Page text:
• (c) forming complexes of a subset of the amount of reporter compound with a second nucleic acid;
    • (d) capturing a remaining subset of the amount of reporter compound not in complex with a second nucleic acid on the binding member;
    • (e) determining a value indicative for the presence and/or amount of first nucleic acid captured by FRET compounds; and
    • (f) determining a value indicative for the presence and/or amount of reporter compound captured on the binding member.
  • 2. The method of embodiment 1, further comprising determining a value indicative for the presence and/or amount of second nucleic acid based on the value indicative for the presence and/or amount of reporter compound captured on the binding member.
  • 3. The method of embodiment 1 or 2, wherein the first detectable label is a fluorescent label.
  • 4. The method of any of embodiments 1 to 3, wherein the second detectable label is a fluorescent label.
  • 5. The method of any of embodiments 1 to 4, wherein both the first detectable label and the second detectable label are fluorescent labels.
  • 6. The method of embodiment 5, wherein both the first detectable label and the second detectable label emit in a wavelength range of from 300 nm to 850 nm.
  • 7. The method of embodiment 5 or 6, wherein both the first detectable label and the second detectable label are identical.
  • 8. The method of any of embodiments 1 to 7, wherein the value indicative for the presence and/or amount of first nucleic acid captured by FRET compounds is determined in a complexed state of the FRET compounds.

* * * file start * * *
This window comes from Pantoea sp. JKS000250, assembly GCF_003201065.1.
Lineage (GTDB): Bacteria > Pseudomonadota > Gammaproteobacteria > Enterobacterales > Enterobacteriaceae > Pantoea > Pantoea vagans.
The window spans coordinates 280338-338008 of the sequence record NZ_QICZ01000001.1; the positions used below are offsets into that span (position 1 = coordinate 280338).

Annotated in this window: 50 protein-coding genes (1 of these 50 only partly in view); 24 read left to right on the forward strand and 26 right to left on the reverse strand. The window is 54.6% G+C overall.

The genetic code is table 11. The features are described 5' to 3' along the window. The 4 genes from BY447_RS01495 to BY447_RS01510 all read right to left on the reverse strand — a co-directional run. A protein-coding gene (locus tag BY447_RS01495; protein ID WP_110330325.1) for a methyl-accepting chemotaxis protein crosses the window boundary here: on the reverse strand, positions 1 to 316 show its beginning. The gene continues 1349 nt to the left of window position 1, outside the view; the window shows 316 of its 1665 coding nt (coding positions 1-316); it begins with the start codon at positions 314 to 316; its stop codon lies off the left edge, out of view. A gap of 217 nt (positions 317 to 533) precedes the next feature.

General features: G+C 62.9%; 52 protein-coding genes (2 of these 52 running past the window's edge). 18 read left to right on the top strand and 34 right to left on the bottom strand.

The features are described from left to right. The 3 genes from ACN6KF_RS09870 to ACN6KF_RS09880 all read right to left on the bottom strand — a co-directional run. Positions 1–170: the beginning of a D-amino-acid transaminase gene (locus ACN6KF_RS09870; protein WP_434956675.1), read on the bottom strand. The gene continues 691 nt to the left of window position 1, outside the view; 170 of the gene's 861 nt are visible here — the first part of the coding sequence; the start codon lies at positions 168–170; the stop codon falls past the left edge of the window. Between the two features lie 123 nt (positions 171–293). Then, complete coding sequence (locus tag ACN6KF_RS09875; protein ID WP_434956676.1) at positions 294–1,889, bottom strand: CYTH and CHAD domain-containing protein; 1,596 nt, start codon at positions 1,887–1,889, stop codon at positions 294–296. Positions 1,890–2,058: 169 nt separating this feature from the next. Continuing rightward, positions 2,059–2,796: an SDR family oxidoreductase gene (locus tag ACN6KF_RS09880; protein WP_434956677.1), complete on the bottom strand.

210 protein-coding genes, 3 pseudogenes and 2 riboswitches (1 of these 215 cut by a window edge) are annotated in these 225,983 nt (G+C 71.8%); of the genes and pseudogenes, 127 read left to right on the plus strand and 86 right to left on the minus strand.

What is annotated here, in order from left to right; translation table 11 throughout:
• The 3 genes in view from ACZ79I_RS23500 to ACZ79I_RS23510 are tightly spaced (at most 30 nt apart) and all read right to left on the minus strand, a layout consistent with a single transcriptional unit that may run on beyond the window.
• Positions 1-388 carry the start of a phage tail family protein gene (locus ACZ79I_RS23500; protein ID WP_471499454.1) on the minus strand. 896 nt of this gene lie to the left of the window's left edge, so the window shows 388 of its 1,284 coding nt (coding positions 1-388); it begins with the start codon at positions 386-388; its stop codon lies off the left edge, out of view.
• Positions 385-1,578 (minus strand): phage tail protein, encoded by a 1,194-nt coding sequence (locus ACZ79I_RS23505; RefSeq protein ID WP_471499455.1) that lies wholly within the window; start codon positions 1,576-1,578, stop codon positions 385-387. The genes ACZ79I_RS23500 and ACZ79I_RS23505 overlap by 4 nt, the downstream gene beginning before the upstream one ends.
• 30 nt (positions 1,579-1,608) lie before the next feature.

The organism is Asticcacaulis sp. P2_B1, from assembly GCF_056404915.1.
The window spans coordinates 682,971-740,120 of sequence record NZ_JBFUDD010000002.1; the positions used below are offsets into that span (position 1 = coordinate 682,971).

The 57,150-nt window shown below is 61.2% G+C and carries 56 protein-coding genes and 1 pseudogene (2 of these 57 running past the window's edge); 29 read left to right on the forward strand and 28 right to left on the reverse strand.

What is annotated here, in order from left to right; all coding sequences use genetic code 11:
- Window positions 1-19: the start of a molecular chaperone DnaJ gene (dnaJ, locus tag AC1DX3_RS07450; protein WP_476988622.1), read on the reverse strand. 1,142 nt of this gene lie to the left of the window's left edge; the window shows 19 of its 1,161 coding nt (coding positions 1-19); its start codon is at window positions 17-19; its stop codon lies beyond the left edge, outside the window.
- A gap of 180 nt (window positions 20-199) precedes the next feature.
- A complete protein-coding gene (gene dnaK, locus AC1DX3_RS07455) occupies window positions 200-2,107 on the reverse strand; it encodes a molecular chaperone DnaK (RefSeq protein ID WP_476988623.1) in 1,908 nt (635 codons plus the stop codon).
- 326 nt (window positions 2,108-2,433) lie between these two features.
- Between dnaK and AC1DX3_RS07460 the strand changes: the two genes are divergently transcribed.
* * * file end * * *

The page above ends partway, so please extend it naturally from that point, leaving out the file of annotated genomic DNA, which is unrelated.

• 9. The method of any of embodiments 1 to 8, wherein the first nucleic acid is an analyte.
  • 10. The method of any of embodiments 1 to 9, wherein the second nucleic acid is selected from the group consisting of a second analyte and a control nucleic acid.
  • 11. The method of any of embodiments 1 to 10, wherein the first nucleic acid is present in an amount of less than 100 copies per sample.
  • 12. The method of any of embodiments 1 to 11, wherein the second nucleic acid is present in an amount of 100 copies or more per sample.
  • 13. The method of any of embodiments 1 to 12, wherein the steps of (i) forming complexes each comprising a first nucleic acid and a FRET compound, (ii) forming complexes of a subset of the amount of reporter compound with at least a subset of the amount of second nucleic acid and (iii) capturing a remaining subset of the amount of reporter compound not in complex with a second nucleic acid on the binding member are performed concomitantly.
  • 14. The method of any of embodiments 1 to 13, further comprising subjecting the first and/or second nucleic acid to amplification, optionally wherein amplification of the first and second nucleic acid is initiated prior to the step of forming complexes of a subset of the amount of reporter compound with at least a subset of the amount of second nucleic acid.
  • 15. The method of embodiment 14, wherein the steps of (i) forming complexes each comprising a first nucleic acid and a FRET compound, (ii) forming complexes of a subset of the amount of reporter compound with at least a subset of the amount of second nucleic acid, (iii) capturing a remaining subset of the amount of reporter compound not in complex with a second nucleic acid on the binding member, and (iv) subjecting the first and/or second nucleic acid to amplification are performed concomitantly.
  • 16. The method of embodiment 14 or 15, wherein the second nucleic acid is selected from the group consisting of a positive amplification control and a negative amplification control.